White House Mayor Michael Arnold came to the county commissioners meeting Aug. 19 for the first time ever to discuss the payment of 911 fees by the cities within Robertson County.
Arnold brought it to the commissioners’ attention that only White House, Springfield and the county were paying for 911 services despite all cities in the county benefiting from the service. In addition, the fees have steadily increased over the past few years instead of decreasing like they were told it would.
Gerald Herman, city administrator of White House, said their city had studies done both by the County Technical Assistance Service and Municipal Technical Advisory Service to analyze the cost of the 911 service.
According to a breakdown on projected dispatch totals for the fiscal year 2019-20, Robertson County would pay 62.5 percent, Springfield would pay 21.8 percent, and White House would pay 15.7 percent. Instead, White House officials are suggesting each city pay based on their calls for service.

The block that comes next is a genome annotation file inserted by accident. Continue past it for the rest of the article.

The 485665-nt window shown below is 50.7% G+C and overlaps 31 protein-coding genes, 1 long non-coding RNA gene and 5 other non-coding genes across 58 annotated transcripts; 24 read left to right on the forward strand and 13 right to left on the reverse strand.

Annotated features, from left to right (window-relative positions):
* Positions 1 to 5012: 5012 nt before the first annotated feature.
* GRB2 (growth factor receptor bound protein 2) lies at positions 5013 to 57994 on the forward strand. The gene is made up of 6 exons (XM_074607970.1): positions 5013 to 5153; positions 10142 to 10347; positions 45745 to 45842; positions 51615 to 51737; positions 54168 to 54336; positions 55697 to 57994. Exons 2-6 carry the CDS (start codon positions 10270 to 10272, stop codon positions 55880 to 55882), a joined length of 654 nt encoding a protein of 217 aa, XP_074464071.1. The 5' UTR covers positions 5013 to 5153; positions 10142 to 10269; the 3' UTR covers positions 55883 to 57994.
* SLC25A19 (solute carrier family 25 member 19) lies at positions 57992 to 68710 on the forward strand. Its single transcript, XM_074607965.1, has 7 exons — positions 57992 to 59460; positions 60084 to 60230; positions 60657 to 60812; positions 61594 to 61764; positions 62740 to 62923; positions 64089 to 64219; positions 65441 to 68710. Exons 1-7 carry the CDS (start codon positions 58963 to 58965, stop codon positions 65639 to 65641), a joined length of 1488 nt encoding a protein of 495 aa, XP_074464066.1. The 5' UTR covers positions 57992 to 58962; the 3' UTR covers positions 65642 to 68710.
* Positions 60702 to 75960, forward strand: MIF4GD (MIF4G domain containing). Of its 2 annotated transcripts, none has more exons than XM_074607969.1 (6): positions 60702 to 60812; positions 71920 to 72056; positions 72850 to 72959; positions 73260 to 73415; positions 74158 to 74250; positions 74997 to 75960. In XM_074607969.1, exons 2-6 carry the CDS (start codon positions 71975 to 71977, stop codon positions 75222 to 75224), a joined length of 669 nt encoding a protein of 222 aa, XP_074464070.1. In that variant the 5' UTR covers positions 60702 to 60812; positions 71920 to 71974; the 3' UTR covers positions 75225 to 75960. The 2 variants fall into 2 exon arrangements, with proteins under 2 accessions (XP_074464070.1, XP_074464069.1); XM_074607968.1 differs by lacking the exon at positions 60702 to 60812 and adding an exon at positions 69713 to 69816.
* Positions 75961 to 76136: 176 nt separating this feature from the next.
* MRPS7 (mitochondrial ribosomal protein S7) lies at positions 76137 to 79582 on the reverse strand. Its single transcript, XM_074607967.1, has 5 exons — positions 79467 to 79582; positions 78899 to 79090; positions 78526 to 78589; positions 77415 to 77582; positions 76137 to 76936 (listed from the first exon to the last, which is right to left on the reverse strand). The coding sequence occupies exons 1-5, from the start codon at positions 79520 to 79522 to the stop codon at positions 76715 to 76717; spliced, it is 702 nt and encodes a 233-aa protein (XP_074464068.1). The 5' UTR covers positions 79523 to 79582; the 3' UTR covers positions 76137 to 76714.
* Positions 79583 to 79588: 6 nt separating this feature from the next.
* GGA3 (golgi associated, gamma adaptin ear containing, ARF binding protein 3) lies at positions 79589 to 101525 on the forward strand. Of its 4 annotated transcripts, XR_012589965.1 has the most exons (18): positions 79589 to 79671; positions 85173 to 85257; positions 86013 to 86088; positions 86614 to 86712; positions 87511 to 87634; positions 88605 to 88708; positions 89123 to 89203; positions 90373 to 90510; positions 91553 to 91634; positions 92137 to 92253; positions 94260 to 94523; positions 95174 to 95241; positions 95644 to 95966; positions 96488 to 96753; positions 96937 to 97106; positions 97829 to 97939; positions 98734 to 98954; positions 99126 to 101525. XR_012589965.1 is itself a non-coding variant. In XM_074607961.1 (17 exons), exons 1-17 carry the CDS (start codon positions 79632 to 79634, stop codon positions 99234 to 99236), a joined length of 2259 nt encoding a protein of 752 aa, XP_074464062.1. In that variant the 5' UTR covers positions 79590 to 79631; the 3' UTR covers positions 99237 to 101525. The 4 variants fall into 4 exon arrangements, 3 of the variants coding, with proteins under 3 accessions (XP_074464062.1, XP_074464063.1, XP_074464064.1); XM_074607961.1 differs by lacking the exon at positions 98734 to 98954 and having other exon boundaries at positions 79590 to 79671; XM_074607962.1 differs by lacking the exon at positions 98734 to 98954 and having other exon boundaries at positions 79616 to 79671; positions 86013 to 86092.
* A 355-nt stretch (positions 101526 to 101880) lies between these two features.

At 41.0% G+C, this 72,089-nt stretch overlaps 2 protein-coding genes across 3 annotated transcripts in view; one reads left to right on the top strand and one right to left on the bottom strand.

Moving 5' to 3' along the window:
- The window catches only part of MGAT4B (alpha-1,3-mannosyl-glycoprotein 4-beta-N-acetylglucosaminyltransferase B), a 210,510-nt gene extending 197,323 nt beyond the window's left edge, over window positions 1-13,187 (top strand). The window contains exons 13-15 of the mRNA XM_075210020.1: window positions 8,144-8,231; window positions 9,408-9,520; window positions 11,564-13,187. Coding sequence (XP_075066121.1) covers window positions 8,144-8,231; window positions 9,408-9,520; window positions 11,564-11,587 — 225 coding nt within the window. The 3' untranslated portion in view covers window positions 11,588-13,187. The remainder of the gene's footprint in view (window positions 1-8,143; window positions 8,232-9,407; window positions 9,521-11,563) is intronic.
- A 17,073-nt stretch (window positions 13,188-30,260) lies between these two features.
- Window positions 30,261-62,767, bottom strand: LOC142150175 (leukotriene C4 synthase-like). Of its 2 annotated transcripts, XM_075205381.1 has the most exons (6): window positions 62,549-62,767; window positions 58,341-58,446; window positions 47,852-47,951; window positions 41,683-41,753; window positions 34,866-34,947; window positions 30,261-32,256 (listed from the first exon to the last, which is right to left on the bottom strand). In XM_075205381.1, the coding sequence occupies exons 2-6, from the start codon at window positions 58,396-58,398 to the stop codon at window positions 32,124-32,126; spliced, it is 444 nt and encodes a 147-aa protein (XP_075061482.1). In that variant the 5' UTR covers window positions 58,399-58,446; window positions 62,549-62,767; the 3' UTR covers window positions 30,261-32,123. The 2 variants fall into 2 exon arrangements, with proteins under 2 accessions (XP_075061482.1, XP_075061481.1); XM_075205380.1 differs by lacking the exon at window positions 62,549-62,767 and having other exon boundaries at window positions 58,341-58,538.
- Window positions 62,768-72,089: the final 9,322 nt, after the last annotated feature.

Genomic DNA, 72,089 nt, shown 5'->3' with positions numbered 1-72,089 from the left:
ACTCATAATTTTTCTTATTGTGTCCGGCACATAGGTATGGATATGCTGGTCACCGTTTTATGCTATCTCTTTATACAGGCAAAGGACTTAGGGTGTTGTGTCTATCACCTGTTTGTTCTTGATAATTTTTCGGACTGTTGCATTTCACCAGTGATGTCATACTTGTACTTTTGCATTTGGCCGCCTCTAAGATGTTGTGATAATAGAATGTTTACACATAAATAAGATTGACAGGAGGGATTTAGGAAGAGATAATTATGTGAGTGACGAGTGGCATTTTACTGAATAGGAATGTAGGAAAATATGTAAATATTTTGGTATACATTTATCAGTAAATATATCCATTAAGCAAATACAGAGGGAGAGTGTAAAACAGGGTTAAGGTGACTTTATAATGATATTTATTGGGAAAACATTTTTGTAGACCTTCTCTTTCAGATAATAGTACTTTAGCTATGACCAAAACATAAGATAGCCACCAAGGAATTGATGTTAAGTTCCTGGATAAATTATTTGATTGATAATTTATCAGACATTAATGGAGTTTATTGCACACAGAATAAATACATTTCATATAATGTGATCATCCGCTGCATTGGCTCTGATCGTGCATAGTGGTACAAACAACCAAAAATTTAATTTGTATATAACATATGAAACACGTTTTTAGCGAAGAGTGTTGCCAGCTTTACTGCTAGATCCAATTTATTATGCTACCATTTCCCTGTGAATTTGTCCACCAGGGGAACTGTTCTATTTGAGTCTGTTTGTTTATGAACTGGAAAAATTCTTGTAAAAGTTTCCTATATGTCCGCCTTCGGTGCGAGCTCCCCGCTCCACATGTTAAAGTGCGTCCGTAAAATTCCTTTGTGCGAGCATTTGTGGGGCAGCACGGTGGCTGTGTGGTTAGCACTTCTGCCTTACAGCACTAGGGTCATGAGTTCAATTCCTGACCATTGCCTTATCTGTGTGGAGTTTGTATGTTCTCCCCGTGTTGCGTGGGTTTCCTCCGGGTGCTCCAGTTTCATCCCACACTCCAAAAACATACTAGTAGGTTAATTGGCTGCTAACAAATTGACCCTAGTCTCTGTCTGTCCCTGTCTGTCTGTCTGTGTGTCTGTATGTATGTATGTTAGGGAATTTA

Robertson County 911 Director Hope Petersen says the county, Springfield and White House entered a contract in 2014, which was meant to cover all dispatch services. Increases to the 911 fees would come from an increase in calls for services.
The contract between the county and cities is renewed on a yearly basis. Any changes would be determined at the time of the renewal.
“Our contract is signed by the district and then also signed by county officials, the county mayor and also the city of Springfield and the city of White House,” Petersen said.
Bruce Dean, the chairman of the Robertson County 911 Board, said the issue has been brought up in passing in the last two meetings. At this time, the 911 board has no authority to change the contract, but they are aware of the possible need for revisions.